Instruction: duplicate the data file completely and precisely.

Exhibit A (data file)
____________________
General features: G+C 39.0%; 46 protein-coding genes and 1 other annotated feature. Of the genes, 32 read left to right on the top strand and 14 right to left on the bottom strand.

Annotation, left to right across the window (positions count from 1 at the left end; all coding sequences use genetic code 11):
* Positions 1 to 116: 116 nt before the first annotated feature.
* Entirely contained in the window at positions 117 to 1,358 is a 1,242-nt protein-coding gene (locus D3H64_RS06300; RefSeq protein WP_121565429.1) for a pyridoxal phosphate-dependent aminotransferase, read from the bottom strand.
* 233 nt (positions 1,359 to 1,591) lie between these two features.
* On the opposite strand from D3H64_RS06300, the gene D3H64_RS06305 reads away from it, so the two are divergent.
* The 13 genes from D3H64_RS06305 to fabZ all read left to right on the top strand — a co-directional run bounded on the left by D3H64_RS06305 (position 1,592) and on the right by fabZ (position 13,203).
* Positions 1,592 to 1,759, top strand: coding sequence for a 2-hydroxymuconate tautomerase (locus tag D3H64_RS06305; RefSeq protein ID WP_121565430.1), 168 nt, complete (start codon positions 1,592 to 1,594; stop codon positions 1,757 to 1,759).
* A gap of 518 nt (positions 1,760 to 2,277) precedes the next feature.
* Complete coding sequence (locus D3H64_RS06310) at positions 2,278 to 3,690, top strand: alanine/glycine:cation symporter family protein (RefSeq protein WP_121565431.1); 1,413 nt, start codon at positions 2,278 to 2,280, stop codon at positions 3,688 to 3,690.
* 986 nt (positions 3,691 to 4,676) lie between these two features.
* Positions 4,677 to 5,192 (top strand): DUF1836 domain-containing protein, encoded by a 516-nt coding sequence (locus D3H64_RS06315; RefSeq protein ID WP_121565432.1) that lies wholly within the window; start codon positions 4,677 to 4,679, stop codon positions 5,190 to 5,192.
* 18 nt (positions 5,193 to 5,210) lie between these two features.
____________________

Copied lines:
General features: G+C 39.0%; 46 protein-coding genes and 1 other annotated feature. Of the genes, 32 read left to right on the top strand and 14 right to left on the bottom strand.

Annotation, left to right across the window (positions count from 1 at the left end; all coding sequences use genetic code 11):
* Positions 1 to 116: 116 nt before the first annotated feature.
* Entirely contained in the window at positions 117 to 1,358 is a 1,242-nt protein-coding gene (locus D3H64_RS06300; RefSeq protein WP_121565429.1) for a pyridoxal phosphate-dependent aminotransferase, read from the bottom strand.
* 233 nt (positions 1,359 to 1,591) lie between these two features.
* On the opposite strand from D3H64_RS06300, the gene D3H64_RS06305 reads away from it, so the two are divergent.
* The 13 genes from D3H64_RS06305 to fabZ all read left to right on the top strand — a co-directional run bounded on the left by D3H64_RS06305 (position 1,592) and on the right by fabZ (position 13,203).
* Positions 1,592 to 1,759, top strand: coding sequence for a 2-hydroxymuconate tautomerase (locus tag D3H64_RS06305; RefSeq protein ID WP_121565430.1), 168 nt, complete (start codon positions 1,592 to 1,594; stop codon positions 1,757 to 1,759).
* A gap of 518 nt (positions 1,760 to 2,277) precedes the next feature.
* Complete coding sequence (locus D3H64_RS06310) at positions 2,278 to 3,690, top strand: alanine/glycine:cation symporter family protein (RefSeq protein WP_121565431.1); 1,413 nt, start codon at positions 2,278 to 2,280, stop codon at positions 3,688 to 3,690.
* 986 nt (positions 3,691 to 4,676) lie between these two features.
* Positions 4,677 to 5,192 (top strand): DUF1836 domain-containing protein, encoded by a 516-nt coding sequence (locus D3H64_RS06315; RefSeq protein ID WP_121565432.1) that lies wholly within the window; start codon positions 4,677 to 4,679, stop codon positions 5,190 to 5,192.
* 18 nt (positions 5,193 to 5,210) lie between these two features.